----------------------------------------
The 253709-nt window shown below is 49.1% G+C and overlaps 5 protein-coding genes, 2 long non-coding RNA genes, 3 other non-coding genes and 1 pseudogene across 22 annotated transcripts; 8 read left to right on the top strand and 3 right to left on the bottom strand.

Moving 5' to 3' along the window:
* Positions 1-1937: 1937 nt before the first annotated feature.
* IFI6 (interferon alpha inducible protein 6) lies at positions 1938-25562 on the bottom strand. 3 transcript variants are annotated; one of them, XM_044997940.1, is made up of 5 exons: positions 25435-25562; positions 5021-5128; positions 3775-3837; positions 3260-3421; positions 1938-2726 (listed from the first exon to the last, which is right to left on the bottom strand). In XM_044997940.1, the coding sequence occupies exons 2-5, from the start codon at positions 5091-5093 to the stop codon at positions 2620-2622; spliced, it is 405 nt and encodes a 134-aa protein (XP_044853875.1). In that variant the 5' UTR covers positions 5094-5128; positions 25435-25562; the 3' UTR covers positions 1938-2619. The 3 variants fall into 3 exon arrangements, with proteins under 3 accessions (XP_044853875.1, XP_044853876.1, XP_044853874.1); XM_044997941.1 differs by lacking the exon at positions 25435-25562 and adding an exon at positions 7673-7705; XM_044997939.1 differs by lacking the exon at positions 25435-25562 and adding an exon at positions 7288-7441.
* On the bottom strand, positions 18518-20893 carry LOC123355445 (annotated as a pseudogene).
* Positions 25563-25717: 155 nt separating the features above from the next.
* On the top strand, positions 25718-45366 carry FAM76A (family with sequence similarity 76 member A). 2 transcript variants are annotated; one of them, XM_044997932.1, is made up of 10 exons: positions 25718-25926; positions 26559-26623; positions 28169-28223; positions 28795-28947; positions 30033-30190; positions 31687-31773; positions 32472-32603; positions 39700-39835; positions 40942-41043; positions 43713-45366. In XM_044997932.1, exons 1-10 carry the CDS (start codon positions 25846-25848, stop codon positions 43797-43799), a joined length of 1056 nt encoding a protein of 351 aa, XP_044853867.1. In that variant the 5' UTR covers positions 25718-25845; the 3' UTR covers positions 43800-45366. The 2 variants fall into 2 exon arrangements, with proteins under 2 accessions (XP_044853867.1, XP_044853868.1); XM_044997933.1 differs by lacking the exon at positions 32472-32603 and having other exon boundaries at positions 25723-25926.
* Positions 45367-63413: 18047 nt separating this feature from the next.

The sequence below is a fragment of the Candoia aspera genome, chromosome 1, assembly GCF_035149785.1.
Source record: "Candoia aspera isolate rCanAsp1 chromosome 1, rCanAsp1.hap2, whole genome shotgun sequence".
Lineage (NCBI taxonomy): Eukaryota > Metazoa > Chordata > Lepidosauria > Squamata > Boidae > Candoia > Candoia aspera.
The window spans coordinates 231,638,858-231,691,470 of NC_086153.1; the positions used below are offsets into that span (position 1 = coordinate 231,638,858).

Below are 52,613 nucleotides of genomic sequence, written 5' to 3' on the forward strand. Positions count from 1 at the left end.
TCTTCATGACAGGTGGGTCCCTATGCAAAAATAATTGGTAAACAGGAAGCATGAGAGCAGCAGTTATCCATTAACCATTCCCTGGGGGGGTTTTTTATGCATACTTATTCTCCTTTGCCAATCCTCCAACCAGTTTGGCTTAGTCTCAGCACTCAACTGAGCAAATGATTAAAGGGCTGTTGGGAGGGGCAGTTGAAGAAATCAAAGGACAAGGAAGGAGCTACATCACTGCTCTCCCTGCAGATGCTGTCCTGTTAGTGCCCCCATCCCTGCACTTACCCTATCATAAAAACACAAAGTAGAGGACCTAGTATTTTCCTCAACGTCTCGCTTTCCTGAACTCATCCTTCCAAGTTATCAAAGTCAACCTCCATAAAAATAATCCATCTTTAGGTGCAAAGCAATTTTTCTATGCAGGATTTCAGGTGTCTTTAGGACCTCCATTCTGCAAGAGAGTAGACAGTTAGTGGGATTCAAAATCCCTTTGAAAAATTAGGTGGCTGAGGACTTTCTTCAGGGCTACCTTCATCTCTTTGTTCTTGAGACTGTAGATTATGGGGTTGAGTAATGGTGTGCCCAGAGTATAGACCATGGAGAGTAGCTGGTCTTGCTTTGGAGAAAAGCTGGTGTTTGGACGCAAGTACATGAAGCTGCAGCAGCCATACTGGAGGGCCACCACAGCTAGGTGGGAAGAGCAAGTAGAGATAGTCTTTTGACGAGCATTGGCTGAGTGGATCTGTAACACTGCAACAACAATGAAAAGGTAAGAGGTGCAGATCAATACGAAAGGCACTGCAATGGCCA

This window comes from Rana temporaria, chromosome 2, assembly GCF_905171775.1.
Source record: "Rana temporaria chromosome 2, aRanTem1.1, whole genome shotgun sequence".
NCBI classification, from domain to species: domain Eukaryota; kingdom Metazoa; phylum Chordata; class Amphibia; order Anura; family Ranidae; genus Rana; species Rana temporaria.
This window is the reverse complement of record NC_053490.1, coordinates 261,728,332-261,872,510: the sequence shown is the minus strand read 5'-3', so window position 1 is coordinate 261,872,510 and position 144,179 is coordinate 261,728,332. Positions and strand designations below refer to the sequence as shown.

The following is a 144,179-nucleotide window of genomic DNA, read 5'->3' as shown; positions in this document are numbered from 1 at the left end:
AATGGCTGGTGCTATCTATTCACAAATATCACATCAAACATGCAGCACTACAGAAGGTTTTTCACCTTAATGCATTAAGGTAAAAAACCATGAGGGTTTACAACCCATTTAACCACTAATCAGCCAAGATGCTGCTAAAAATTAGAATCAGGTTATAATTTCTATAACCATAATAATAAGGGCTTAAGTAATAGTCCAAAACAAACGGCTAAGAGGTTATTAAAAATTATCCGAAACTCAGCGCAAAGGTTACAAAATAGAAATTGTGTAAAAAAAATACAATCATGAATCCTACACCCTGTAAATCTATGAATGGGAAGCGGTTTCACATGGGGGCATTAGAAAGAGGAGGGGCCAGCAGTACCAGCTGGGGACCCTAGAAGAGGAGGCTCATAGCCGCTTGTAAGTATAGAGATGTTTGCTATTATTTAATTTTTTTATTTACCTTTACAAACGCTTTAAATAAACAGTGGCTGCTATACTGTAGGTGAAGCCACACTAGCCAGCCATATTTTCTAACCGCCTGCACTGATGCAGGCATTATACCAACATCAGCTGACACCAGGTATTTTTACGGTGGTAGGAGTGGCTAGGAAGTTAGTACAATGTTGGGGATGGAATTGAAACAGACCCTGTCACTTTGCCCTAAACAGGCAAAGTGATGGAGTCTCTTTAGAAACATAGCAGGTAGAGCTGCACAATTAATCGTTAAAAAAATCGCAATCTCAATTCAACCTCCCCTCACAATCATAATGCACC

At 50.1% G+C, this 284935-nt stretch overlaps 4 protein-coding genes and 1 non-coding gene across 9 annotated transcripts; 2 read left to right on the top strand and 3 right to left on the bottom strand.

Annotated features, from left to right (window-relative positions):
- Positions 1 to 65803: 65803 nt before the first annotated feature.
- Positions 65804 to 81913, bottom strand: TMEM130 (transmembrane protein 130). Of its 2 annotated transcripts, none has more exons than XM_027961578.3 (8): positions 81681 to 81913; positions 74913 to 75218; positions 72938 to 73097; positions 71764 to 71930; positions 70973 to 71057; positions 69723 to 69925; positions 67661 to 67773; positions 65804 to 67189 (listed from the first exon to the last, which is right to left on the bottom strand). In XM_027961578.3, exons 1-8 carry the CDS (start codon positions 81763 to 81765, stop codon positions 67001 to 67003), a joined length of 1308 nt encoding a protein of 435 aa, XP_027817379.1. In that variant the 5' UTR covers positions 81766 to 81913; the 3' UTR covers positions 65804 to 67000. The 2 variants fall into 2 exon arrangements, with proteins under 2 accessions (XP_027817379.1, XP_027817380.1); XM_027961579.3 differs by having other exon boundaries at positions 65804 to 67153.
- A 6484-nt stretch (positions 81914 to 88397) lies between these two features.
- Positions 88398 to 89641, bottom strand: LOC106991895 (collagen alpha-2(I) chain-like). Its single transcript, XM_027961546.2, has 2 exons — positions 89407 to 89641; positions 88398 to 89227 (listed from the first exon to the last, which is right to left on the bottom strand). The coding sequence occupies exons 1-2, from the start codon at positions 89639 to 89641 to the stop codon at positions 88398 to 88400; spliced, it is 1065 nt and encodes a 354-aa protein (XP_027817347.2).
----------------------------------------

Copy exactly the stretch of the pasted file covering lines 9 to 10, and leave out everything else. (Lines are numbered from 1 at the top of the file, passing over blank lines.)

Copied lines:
The sequence below is a fragment of the Candoia aspera genome, chromosome 1, assembly GCF_035149785.1.
Source record: "Candoia aspera isolate rCanAsp1 chromosome 1, rCanAsp1.hap2, whole genome shotgun sequence".